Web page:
Vaisakhi 2016: What is it and why is it celebrated?

Happy Vaisakhi! Today is 13th April, and many around the world are celebrating Vaisakhi.
But do you know what is? And why so many around the world celebrate it?
There are two strands to Vaisakhi, and it is a popular celebration around India, as it marks the start of the Punjabi New Year.
Luckily we’ve put together a handy guide, to provide you with a breakdown of what it is, what the origins are, and the ways in which you can get involved.


What is it?
Vaisakhi also known as Baisakhi, takes place each year on either 12th or 3th April.
There are two different elements to Vaisakhi; firstly it refers to the harvest festival in the Punjab region of India, and secondly it marks the day that Sikhism was born as a collective faith in 1699.
This day is also observed by the farming community of Punjab as day of giving thanks and paying tribute to God for their abundant harvest and praying for future prosperity.

What are the origins?
Vaisakhi 2016: What is it and why is it celebrated?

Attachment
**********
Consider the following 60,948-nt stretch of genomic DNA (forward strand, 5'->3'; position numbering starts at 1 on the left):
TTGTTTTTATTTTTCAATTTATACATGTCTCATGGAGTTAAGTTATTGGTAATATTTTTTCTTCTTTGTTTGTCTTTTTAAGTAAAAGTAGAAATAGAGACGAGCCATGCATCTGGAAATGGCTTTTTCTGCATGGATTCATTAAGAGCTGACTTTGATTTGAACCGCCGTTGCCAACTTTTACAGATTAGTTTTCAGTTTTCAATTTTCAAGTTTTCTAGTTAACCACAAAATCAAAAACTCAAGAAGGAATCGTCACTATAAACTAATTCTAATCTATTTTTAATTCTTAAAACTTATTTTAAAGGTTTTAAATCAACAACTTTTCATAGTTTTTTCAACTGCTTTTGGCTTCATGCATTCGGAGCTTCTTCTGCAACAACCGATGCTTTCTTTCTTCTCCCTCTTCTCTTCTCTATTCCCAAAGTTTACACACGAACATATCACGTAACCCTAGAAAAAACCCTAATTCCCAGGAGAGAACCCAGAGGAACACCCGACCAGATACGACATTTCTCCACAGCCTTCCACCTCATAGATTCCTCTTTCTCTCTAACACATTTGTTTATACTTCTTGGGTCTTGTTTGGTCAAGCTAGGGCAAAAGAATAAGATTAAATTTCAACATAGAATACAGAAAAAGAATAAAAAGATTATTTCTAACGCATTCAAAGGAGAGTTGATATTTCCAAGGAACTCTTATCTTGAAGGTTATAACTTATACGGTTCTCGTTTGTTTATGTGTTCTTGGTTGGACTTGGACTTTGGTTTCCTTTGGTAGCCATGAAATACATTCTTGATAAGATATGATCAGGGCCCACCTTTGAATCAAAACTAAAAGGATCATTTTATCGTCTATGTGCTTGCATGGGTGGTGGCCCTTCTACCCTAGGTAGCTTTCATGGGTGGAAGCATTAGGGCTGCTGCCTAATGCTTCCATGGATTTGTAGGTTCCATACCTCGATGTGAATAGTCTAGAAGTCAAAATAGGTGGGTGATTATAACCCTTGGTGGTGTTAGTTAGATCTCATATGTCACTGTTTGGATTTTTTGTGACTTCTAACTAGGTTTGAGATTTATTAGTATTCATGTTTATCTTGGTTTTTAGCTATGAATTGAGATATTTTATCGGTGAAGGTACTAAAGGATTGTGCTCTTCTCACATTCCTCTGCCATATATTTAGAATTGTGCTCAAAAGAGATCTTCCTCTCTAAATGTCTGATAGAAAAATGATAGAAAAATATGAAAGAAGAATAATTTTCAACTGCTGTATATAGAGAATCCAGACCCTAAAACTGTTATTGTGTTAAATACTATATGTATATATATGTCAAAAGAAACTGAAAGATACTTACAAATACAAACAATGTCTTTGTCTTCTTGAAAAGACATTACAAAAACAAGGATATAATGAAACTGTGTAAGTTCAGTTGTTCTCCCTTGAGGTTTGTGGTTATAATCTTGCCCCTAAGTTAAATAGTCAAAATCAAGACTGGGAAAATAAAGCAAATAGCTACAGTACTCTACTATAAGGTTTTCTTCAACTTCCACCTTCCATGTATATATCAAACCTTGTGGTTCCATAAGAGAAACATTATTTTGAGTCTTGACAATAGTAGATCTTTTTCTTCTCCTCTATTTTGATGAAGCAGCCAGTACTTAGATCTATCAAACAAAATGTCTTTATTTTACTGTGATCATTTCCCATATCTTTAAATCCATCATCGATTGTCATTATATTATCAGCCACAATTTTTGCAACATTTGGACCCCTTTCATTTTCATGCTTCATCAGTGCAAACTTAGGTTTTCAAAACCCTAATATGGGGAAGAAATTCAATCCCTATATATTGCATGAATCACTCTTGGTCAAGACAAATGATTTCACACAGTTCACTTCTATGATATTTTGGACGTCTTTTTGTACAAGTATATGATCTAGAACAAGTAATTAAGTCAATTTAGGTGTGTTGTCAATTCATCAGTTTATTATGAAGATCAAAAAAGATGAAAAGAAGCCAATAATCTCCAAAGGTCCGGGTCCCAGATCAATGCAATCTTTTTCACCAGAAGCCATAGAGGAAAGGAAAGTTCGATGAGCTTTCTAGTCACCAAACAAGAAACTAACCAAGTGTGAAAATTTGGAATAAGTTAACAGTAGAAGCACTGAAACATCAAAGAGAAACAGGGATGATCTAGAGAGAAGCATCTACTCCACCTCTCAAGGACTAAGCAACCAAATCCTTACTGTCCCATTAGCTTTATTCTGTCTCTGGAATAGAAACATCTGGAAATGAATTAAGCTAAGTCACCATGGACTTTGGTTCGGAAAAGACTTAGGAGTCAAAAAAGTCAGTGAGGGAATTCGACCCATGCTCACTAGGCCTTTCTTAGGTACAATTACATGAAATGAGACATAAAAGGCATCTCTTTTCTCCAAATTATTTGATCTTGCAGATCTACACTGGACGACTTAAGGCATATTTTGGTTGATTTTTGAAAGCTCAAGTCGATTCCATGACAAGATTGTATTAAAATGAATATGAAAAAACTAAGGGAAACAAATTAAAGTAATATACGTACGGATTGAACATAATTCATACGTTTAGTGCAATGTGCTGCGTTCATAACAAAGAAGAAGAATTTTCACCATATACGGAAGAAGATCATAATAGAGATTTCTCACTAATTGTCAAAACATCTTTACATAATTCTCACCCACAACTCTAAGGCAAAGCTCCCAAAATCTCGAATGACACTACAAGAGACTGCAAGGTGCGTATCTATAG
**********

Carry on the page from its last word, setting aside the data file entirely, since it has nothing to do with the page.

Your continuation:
Celebrations in Amritsar (Picture: Getty Images)
Vaisakhi is important for the Sikh community, as this day marks the establishment of the Khalsa, which is the collective body of baptised Sikhs.
In 1699 Vaisakhi took on a special meaning for the Sikh community, when the tenth guru – Guru Gobind Singh invited his disciples to join him in the city of Anandpur Sahib.
During this gathering the Khalsa Panth was established (the community of committed Sikhs) and at Vaisakhi each year those ready to join the Khalsa are baptised.
The word ‘Khalsa’ means pure, and to join, Sikhs must undergo the initiation known as the Amrit ceremony.
Baptised Sikhs commit to not removing or cutting any form of bodily hair, to abstain from using alcohol, tobacco or other intoxicants, adopt a vegetarian lifestyle and not commit adultery.

How is it celebrated?
Vaisakhi is all about community, progression and celebration.
The festival around the world is marked with processions known as a nagar kirtan.
These processions are led through streets, and religious hymns from the Guru Granth Sahib (the Sikh holy book) are recited.
In India the main celebration takes place at Talwandi Sabo in Punjab. This is where Guru Gobind Singh stayed for nine months, and where he completed the recompilation of the Sikh holy book.
Big celebrations are take place in Anandpur Sahib, the birthplace of the Khalsa in 1699, and also at the Golden Temple in Amritsar.